Government was warned about Brexit ferry payouts

Eurotunnel trainImage copyright Getty Images

The government was warned last year that it would face a bill of up to £20m if sued over the procurement of no-deal Brexit ferry services, the National Audit Office has revealed.

It said the Department for Transport’s (DfT) accounting officer thought there was a “high likelihood” of a challenge over the contracts with Brittany Ferries, DFDS and Seaborne Freight.

She also warned Eurotunnel could sue.

In March, the DfT agreed to a £33m settlement with the firm.

In response to the National Audit Office’s (NAO) report, the government said it had “carefully considered the legal risk at all stages of the procurement”.

The Eurotunnel case was brought after the government handed out three contracts worth more than £100m in total to Brittany Ferries, DFDS, and Seaborne Freight in December.

These were to provide additional freight capacity on ferry services between Britain and mainland Europe in the event that a no-deal Brexit led to disruption at UK ports.

The awards were not subject to a full public procurement process, which the DfT said was justified by “reasons of extreme urgency brought about by events unforeseen by the contracting authority”.

Image copyright Getty Images
Image caption Transport Secretary Chris Grayling has faced criticism over the payouts

However, Eurotunnel challenged the government’s handling of the spend, and began legal proceedings in January, seeking up to £80m in damages.

It claimed it had never been approached as a potential provider, despite having previously run a ferry service.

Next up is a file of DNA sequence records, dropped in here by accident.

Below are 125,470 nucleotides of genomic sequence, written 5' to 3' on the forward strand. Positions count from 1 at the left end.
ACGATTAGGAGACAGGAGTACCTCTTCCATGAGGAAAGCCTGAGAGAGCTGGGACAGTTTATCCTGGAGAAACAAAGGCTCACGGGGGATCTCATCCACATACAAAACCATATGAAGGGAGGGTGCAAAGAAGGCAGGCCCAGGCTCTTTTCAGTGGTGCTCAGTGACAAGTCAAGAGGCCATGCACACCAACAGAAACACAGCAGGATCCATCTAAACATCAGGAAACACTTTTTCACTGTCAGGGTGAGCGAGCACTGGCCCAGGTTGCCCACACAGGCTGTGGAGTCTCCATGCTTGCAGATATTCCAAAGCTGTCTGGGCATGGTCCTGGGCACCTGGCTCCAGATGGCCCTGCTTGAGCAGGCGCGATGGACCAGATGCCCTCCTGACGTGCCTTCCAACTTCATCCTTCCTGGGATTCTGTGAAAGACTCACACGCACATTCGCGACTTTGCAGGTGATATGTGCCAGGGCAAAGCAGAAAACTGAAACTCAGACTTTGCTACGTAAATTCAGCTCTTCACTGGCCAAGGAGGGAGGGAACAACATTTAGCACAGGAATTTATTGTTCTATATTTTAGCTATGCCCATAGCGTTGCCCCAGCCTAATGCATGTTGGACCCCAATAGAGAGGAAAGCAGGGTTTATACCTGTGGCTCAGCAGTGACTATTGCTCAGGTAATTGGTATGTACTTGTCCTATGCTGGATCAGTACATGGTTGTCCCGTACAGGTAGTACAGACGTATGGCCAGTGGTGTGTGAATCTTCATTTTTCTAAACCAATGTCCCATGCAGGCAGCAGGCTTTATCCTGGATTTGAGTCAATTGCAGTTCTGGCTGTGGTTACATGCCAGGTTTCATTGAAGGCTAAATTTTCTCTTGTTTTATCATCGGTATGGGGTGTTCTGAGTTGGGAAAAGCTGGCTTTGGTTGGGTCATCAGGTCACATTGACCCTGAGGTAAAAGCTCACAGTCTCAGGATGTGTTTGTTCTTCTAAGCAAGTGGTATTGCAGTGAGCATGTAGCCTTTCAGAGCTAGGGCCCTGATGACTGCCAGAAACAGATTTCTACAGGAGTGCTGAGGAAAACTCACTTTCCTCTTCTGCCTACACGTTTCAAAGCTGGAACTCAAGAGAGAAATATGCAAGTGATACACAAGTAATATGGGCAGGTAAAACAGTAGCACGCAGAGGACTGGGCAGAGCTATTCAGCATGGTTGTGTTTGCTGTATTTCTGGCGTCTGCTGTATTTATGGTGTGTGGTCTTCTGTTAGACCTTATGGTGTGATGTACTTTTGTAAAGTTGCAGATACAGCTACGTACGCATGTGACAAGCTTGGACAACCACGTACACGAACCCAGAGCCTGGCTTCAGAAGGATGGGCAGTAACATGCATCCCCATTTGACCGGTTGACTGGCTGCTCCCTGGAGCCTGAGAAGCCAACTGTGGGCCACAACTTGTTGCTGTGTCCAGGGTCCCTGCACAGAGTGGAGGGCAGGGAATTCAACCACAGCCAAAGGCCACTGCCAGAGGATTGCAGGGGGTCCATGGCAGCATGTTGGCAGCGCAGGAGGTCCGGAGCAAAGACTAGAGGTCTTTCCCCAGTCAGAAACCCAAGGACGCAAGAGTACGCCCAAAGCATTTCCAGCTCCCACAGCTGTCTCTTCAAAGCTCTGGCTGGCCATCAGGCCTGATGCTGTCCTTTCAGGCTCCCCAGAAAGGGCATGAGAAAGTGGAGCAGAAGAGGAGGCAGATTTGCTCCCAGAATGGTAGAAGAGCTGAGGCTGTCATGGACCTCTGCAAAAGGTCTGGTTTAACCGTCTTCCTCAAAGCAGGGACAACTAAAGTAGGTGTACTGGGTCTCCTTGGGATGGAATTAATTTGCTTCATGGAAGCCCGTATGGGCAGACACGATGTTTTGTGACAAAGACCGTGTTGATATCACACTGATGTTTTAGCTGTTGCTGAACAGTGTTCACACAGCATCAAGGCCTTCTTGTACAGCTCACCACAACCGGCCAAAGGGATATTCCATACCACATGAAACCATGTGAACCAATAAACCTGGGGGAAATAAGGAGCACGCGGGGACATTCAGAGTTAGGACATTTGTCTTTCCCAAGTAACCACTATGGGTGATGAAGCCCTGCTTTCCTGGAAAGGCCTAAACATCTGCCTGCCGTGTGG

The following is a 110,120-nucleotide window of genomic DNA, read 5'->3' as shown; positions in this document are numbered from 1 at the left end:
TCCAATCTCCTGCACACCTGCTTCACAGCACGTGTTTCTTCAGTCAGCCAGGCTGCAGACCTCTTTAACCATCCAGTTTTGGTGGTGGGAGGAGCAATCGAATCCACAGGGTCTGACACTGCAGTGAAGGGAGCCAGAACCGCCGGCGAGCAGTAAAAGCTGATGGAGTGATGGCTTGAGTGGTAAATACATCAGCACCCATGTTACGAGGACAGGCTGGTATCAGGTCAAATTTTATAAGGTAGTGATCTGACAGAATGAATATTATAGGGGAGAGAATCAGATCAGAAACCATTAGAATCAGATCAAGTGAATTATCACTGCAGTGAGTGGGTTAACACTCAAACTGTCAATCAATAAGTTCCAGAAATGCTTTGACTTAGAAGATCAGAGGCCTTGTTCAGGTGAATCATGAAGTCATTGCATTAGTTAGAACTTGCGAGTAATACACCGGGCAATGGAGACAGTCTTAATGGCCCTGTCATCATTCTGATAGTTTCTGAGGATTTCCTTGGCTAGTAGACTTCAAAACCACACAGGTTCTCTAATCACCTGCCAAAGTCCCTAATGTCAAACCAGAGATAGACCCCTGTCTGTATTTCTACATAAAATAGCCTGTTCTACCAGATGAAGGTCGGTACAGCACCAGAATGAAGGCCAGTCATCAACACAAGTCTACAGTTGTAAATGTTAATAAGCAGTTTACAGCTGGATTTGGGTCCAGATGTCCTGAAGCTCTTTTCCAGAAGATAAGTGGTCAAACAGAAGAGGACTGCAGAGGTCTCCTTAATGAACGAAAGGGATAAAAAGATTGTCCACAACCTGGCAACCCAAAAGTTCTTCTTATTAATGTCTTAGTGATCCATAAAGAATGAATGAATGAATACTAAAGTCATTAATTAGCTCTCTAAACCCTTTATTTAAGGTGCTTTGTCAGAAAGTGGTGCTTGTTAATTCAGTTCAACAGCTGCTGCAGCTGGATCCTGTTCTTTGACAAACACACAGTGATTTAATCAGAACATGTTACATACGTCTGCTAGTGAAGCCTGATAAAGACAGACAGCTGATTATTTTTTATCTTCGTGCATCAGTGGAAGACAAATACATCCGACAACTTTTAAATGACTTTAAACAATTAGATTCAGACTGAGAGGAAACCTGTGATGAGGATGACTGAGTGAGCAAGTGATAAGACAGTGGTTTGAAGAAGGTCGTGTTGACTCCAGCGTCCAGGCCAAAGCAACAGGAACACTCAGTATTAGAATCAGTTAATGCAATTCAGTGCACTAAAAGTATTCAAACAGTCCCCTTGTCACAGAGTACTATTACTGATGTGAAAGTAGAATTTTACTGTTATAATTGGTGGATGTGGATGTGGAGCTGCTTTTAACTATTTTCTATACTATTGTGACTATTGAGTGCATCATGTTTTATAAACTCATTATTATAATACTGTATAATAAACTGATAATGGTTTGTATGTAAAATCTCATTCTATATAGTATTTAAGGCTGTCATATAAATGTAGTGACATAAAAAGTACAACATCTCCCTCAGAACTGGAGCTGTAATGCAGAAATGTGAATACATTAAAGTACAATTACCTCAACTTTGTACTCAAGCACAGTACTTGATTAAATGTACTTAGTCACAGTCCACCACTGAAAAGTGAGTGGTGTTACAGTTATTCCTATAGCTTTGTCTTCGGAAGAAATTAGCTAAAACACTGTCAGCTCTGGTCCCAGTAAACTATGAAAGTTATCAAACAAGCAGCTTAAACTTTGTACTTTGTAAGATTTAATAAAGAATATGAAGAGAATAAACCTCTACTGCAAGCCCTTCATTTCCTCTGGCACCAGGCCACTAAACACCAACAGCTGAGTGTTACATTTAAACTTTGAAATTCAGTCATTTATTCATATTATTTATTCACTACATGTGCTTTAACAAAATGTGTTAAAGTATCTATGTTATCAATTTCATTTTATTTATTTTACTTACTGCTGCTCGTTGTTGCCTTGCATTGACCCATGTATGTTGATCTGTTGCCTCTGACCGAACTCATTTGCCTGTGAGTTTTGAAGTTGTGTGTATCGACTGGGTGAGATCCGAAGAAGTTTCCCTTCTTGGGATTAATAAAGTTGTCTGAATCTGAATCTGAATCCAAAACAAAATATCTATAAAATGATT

The Transport Secretary Chris Grayling previously called the company’s decision to take legal action “disappointing”.

The NAO report reveals that Mr Grayling’s department was advised that while a procurement challenge was probable and “likely to be successful”, any trial was unlikely to occur before the 29 March, the day Britain was scheduled to leave the EU.

It was also advised any disputes over the contracts would probably end in a payout of up to £20m.

In the event, Eurotunnel’s case was expedited, forcing the DfT to pay out to protect its contracts for the delivery critical supplies in the event of a no-deal.

All three ferry contracts have since been terminated.

Seaborne Freight’s £13.8m award was axed in February, after its backers pulled out, while DFDS and Brittany Ferries’ deals were cancelled earlier this month, in a move that could cost the taxpayer up to £50m.

The government is also facing a challenge from P&O Ferries to its settlement with Eurotunnel. P&O is arguing that the £33m deal amounts to state-aid and is a breach of procurement law.

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